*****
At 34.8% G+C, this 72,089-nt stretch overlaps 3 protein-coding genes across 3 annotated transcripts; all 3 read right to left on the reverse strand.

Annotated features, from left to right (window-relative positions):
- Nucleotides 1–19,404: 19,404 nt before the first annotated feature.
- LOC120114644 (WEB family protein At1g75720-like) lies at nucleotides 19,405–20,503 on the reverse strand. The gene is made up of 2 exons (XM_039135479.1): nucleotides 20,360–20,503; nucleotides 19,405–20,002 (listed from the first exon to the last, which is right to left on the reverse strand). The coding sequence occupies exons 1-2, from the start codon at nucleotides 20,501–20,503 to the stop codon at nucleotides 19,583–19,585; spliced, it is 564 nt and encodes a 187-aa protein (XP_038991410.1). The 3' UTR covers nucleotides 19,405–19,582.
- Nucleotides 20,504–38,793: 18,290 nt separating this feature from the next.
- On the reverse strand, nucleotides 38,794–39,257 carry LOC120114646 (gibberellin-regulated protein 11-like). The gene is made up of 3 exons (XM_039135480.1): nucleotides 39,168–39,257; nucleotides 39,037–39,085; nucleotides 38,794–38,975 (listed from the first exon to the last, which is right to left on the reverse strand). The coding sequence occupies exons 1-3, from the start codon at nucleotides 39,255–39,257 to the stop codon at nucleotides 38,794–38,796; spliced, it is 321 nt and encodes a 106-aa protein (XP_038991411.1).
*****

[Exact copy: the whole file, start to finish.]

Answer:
At 34.8% G+C, this 72,089-nt stretch overlaps 3 protein-coding genes across 3 annotated transcripts; all 3 read right to left on the reverse strand.

Annotated features, from left to right (window-relative positions):
- Nucleotides 1–19,404: 19,404 nt before the first annotated feature.
- LOC120114644 (WEB family protein At1g75720-like) lies at nucleotides 19,405–20,503 on the reverse strand. The gene is made up of 2 exons (XM_039135479.1): nucleotides 20,360–20,503; nucleotides 19,405–20,002 (listed from the first exon to the last, which is right to left on the reverse strand). The coding sequence occupies exons 1-2, from the start codon at nucleotides 20,501–20,503 to the stop codon at nucleotides 19,583–19,585; spliced, it is 564 nt and encodes a 187-aa protein (XP_038991410.1). The 3' UTR covers nucleotides 19,405–19,582.
- Nucleotides 20,504–38,793: 18,290 nt separating this feature from the next.
- On the reverse strand, nucleotides 38,794–39,257 carry LOC120114646 (gibberellin-regulated protein 11-like). The gene is made up of 3 exons (XM_039135480.1): nucleotides 39,168–39,257; nucleotides 39,037–39,085; nucleotides 38,794–38,975 (listed from the first exon to the last, which is right to left on the reverse strand). The coding sequence occupies exons 1-3, from the start codon at nucleotides 39,255–39,257 to the stop codon at nucleotides 38,794–38,796; spliced, it is 321 nt and encodes a 106-aa protein (XP_038991411.1).